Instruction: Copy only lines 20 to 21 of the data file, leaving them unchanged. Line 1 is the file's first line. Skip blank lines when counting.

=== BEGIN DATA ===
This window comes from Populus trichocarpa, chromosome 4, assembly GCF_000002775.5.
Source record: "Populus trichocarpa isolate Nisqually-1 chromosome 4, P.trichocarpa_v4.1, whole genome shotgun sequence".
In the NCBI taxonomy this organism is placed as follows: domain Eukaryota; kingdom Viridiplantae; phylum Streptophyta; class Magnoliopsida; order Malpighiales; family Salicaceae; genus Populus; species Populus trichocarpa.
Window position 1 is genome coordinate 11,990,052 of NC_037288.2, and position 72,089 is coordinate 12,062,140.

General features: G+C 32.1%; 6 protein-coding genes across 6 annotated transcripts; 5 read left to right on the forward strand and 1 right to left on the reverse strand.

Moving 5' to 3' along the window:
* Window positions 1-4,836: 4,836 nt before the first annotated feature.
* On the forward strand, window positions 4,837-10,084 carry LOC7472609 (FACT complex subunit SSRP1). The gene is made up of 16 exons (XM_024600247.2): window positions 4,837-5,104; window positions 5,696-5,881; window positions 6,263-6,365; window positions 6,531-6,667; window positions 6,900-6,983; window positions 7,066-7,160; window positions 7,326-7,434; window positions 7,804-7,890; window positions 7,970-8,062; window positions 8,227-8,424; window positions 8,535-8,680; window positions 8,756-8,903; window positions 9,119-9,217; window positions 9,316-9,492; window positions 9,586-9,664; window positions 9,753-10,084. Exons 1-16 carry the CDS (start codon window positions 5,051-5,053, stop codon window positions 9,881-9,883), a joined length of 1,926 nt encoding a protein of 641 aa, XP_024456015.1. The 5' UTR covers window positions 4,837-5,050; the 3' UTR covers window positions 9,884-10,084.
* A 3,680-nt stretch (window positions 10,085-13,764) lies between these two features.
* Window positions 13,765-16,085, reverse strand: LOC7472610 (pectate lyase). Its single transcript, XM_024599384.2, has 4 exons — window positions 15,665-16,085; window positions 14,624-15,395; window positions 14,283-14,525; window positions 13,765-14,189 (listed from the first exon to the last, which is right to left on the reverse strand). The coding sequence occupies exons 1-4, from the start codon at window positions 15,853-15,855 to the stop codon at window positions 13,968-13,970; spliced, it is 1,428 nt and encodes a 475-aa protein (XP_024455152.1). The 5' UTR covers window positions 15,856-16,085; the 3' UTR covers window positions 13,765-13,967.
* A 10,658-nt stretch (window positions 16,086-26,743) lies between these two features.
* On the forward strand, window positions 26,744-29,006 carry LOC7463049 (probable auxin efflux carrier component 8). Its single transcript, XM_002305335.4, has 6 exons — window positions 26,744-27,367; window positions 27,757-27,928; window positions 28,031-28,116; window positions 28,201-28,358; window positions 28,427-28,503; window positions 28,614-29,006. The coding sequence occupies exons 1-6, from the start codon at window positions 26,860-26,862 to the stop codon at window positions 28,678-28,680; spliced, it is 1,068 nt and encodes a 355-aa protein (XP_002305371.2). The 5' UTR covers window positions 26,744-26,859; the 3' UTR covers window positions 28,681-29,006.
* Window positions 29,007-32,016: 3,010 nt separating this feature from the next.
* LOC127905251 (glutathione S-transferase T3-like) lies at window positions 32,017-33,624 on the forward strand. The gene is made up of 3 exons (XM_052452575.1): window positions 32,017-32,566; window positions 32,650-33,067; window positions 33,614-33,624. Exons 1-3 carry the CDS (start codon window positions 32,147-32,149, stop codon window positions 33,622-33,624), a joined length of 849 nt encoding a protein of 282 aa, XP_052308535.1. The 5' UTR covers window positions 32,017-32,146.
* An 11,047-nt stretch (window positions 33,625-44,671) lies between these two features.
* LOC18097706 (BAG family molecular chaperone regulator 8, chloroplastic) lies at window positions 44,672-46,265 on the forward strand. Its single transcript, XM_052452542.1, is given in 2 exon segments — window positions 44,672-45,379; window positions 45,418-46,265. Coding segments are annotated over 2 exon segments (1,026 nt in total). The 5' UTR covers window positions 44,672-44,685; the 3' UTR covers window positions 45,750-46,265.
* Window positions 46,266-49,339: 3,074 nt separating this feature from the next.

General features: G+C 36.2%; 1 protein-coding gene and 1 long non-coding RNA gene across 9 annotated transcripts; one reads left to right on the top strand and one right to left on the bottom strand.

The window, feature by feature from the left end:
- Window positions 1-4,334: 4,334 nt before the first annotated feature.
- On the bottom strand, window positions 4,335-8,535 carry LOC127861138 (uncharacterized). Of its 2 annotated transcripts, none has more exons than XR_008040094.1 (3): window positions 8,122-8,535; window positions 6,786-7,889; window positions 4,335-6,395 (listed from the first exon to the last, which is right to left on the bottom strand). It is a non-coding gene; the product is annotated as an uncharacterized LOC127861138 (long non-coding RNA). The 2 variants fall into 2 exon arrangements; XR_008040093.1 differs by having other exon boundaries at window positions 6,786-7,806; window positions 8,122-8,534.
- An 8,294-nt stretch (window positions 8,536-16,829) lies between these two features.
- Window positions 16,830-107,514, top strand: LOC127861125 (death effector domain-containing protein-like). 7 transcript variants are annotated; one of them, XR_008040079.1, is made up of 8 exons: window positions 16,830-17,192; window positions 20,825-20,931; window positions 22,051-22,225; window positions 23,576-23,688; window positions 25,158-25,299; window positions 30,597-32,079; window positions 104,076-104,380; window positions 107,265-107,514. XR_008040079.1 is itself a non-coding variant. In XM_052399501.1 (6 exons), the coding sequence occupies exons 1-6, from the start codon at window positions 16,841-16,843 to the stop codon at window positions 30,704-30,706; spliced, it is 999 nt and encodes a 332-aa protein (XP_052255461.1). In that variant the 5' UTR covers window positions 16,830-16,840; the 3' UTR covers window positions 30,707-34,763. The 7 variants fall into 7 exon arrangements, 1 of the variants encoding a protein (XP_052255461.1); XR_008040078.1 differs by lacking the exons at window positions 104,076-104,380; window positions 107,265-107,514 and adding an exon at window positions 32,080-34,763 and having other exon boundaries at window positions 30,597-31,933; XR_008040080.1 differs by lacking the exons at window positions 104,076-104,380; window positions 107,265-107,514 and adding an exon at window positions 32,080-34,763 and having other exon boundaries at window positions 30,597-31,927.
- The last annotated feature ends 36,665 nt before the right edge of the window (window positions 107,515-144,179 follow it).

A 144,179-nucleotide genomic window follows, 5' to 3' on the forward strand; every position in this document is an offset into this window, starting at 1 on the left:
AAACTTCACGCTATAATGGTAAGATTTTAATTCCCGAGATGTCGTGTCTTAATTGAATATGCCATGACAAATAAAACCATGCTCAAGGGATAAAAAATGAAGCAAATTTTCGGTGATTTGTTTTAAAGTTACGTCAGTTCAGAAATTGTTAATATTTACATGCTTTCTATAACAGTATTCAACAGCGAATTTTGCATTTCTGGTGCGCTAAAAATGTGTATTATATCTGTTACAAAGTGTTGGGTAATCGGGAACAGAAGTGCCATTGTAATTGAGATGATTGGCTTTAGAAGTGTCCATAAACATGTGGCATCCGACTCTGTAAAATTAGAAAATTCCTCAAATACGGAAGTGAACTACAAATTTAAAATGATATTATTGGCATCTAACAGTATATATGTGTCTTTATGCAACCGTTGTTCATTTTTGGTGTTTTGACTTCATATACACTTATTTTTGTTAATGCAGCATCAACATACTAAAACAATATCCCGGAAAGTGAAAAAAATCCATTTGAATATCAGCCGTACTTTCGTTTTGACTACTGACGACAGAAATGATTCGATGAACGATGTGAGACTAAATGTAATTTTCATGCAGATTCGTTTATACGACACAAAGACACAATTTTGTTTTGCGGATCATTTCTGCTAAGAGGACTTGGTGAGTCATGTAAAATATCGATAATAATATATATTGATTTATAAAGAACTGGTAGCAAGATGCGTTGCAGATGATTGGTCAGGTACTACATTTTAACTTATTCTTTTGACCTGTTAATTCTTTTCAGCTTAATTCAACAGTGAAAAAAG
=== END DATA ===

- Window positions 1-4,334: 4,334 nt before the first annotated feature.
- On the bottom strand, window positions 4,335-8,535 carry LOC127861138 (uncharacterized). Of its 2 annotated transcripts, none has more exons than XR_008040094.1 (3): window positions 8,122-8,535; window positions 6,786-7,889; window positions 4,335-6,395 (listed from the first exon to the last, which is right to left on the bottom strand). It is a non-coding gene; the product is annotated as an uncharacterized LOC127861138 (long non-coding RNA). The 2 variants fall into 2 exon arrangements; XR_008040093.1 differs by having other exon boundaries at window positions 6,786-7,806; window positions 8,122-8,534.